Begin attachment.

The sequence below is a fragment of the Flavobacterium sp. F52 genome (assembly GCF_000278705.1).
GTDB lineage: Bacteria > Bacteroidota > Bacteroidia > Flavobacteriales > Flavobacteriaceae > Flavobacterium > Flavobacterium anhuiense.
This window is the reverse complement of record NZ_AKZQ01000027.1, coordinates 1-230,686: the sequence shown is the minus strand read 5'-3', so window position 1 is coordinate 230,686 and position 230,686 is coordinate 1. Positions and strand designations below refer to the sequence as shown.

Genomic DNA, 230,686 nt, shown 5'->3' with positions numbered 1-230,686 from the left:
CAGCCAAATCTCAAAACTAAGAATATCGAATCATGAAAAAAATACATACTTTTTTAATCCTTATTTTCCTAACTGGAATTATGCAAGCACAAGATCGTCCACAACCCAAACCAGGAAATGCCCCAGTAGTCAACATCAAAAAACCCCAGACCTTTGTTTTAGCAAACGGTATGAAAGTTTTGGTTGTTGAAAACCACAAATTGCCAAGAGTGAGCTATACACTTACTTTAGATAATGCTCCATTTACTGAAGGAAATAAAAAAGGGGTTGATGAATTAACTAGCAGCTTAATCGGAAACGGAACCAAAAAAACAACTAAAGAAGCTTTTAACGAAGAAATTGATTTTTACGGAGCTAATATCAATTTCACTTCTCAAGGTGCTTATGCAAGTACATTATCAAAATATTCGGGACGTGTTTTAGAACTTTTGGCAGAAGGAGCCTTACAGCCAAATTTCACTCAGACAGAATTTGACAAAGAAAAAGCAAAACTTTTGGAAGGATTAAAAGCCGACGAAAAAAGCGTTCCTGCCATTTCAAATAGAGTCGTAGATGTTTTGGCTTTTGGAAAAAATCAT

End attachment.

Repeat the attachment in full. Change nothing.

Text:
The sequence below is a fragment of the Flavobacterium sp. F52 genome (assembly GCF_000278705.1).
GTDB lineage: Bacteria > Bacteroidota > Bacteroidia > Flavobacteriales > Flavobacteriaceae > Flavobacterium > Flavobacterium anhuiense.
This window is the reverse complement of record NZ_AKZQ01000027.1, coordinates 1-230,686: the sequence shown is the minus strand read 5'-3', so window position 1 is coordinate 230,686 and position 230,686 is coordinate 1. Positions and strand designations below refer to the sequence as shown.

Genomic DNA, 230,686 nt, shown 5'->3' with positions numbered 1-230,686 from the left:
CAGCCAAATCTCAAAACTAAGAATATCGAATCATGAAAAAAATACATACTTTTTTAATCCTTATTTTCCTAACTGGAATTATGCAAGCACAAGATCGTCCACAACCCAAACCAGGAAATGCCCCAGTAGTCAACATCAAAAAACCCCAGACCTTTGTTTTAGCAAACGGTATGAAAGTTTTGGTTGTTGAAAACCACAAATTGCCAAGAGTGAGCTATACACTTACTTTAGATAATGCTCCATTTACTGAAGGAAATAAAAAAGGGGTTGATGAATTAACTAGCAGCTTAATCGGAAACGGAACCAAAAAAACAACTAAAGAAGCTTTTAACGAAGAAATTGATTTTTACGGAGCTAATATCAATTTCACTTCTCAAGGTGCTTATGCAAGTACATTATCAAAATATTCGGGACGTGTTTTAGAACTTTTGGCAGAAGGAGCCTTACAGCCAAATTTCACTCAGACAGAATTTGACAAAGAAAAAGCAAAACTTTTGGAAGGATTAAAAGCCGACGAAAAAAGCGTTCCTGCCATTTCAAATAGAGTCGTAGATGTTTTGGCTTTTGGAAAAAATCAT